Definitely. GMs (and players) that take pride in how unfun they can make a game session seem to have missed the memo on what the point of playing actually is, and I (mostly) politely avoid those folks whenever I recognize them for what they are. I was just suggesting that if you're friends with someone, and have willingly chosen to associate with them, presumably they possess some redeeming features and needn't be tossed on the scrap heap as the absolute first option to resolving a conflict.
Of course your example is a possibility, and you should never feel obligated to hang out with someone who conducts himself in an abusive way. I know I sometimes feel more protective of others than of myself, and it's possible the OP overlooked some bad tendencies the GM had for a long time, but was unwilling to continue ignoring them once his daughter got involved.
I understand the visceral reaction to the situation, for sure. When someone makes one of my younger siblings cry, I don't just want to hurt that person, I want to UNMAKE them. That is how it makes me feel, and I can only imagine how much more that would be amplified by the parent-child bond. However, as a GM, a player, a friend, and a person, I would like to think that when I make a mistake, even one that badly hurts someone's feelings, the baseline assumption is not that I did it because I was specifically trying to slight, humiliate, or harm someone. I don't think any of us would intentionally sit down at the table with someone we knew to be 100% cruel, capricious, and utterly indifferent to the suffering and pain of others, even those closest to them. I don't want to sit here making excuses for this person I've never met and never will, but I'll throw my support to the group that suggests talking to the GM. Real, open communication is surprisingly difficult to achieve, because half the time we don't even realize why we're doing something until we closely examine our actions and their motivations. The GM may have hostilities he's not even aware of, and be as surprised to realize them as anyone else.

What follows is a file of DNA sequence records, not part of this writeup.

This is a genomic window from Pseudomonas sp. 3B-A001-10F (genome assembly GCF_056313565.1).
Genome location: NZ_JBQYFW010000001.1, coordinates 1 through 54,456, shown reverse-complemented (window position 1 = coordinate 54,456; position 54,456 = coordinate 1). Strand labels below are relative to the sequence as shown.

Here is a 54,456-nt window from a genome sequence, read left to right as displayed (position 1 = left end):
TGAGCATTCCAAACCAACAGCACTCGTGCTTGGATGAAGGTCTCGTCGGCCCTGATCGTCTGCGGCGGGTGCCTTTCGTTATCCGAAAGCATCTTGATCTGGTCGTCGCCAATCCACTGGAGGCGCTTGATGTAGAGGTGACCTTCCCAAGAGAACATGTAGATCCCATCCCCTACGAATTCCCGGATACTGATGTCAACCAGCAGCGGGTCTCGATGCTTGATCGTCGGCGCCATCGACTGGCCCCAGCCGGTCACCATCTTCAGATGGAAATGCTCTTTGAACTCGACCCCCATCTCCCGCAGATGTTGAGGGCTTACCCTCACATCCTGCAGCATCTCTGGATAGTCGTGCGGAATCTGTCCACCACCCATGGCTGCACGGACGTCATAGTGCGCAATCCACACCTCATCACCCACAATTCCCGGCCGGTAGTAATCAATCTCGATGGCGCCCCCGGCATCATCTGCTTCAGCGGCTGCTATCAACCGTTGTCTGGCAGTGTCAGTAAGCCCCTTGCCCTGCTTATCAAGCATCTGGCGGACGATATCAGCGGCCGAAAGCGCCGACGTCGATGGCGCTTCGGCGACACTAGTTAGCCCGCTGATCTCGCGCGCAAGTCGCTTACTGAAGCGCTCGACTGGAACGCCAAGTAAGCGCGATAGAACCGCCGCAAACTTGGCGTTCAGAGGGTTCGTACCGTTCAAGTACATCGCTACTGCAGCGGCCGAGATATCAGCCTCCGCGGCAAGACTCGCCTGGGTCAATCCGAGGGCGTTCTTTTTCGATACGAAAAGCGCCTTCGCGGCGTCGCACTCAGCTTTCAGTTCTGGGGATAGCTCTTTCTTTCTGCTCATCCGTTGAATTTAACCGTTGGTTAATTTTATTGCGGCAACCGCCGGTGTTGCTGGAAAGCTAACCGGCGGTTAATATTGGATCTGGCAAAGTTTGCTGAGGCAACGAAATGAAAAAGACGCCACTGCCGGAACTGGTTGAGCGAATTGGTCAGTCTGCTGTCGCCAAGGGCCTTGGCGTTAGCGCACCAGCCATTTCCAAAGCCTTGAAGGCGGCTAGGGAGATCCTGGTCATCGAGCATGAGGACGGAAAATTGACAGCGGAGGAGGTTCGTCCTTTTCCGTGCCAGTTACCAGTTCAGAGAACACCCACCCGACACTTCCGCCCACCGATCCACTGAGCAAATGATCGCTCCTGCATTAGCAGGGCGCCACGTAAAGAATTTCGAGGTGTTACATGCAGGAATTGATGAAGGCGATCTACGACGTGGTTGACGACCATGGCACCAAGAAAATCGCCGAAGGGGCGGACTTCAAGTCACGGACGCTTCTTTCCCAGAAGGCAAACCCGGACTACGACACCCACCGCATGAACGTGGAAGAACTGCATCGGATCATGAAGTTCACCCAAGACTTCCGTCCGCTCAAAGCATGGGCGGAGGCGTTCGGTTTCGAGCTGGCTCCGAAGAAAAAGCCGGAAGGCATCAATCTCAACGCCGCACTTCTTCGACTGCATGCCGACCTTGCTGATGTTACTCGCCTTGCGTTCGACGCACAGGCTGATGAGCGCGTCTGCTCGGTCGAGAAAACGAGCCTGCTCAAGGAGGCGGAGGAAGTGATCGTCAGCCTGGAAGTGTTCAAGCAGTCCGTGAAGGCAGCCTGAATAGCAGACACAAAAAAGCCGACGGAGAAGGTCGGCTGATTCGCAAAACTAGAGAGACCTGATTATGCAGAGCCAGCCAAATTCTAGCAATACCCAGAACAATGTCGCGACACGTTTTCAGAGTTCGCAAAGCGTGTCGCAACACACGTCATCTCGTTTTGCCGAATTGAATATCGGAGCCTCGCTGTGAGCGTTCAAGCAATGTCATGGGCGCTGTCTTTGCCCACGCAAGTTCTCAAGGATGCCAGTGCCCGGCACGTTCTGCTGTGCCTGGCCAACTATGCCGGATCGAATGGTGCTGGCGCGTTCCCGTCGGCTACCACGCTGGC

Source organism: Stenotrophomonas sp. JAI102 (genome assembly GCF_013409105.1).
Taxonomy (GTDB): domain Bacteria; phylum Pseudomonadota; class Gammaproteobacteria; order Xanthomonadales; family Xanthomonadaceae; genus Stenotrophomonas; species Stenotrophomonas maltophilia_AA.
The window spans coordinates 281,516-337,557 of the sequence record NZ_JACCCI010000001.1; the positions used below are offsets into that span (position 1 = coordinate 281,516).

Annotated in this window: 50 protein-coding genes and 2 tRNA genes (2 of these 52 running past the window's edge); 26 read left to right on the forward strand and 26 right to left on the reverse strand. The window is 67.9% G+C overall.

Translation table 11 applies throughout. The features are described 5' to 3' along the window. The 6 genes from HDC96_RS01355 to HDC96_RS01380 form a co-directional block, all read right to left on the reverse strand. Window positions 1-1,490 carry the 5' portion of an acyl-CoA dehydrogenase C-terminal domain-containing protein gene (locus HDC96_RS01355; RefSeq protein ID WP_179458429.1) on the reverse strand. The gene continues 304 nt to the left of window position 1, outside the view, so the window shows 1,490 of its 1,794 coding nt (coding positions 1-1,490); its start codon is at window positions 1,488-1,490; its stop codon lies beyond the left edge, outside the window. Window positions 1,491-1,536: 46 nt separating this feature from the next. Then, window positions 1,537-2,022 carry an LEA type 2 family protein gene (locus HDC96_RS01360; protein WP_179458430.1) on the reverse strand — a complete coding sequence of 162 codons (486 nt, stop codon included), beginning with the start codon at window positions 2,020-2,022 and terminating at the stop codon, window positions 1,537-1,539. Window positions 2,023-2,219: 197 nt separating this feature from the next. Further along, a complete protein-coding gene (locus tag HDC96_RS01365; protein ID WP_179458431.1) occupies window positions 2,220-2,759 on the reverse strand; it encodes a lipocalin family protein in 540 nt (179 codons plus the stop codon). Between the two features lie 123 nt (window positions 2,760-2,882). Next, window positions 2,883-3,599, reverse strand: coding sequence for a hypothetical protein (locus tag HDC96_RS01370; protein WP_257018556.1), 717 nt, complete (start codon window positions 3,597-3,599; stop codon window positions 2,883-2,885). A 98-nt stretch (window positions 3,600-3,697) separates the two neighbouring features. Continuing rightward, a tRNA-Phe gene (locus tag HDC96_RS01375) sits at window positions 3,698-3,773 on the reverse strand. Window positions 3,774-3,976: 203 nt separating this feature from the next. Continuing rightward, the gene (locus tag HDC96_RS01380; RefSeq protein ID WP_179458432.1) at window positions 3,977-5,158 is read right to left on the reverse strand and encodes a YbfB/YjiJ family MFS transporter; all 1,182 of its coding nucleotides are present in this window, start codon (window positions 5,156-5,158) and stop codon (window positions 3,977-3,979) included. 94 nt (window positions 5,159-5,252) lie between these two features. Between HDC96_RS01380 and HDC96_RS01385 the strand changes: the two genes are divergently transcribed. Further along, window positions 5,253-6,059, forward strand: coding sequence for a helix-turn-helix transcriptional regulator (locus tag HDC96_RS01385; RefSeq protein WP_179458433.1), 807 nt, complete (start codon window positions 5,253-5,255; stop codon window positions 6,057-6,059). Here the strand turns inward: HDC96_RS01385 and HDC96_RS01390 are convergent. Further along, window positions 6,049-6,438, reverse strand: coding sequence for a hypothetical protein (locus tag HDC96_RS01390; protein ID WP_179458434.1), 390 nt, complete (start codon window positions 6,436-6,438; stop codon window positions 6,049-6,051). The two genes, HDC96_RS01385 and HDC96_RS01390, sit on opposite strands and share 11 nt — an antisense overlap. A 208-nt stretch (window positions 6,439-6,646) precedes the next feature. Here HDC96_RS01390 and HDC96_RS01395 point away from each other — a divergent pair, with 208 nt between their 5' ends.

I can see how the OP would want to choose carefully in this situation, because not only is he trying to resolve the problem at hand, he is at least somewhat setting the tone for the rest of his daughter's RP experiences, and certainly setting a standard in conflict resolution. When someone does something that you find hurtful, what do you do? Quietly take the abuse? Resolve it diplomatically? Take your ball and go home? Deck the guy?
I am slightly bemused by the number of people referring to the daughter as a "little girl." I started gaming when I was 14, and certainly didn't think of myself as a little girl. Did you guys think of yourselves as "little boys" at 14? Maybe I'm the oddball here... OP Dad is obviously excused from from this because a daughter is always going to be "his little girl" in her father's eyes. :)
That being said, there is some very obvious situated power going in to even the most egalitarian of gaming groups, and that is magnified when we have the added factors of an older dude and a younger lady. Keeping the exploitation of this power in check is absolutely reasonable and just. So many times I hear someone complain, "Why can't we get more young people/females/whatever to game?" And I'm like, "Ummm...we have some of those playing now, but you keep on doing your level best to make them deeply regret that choice..."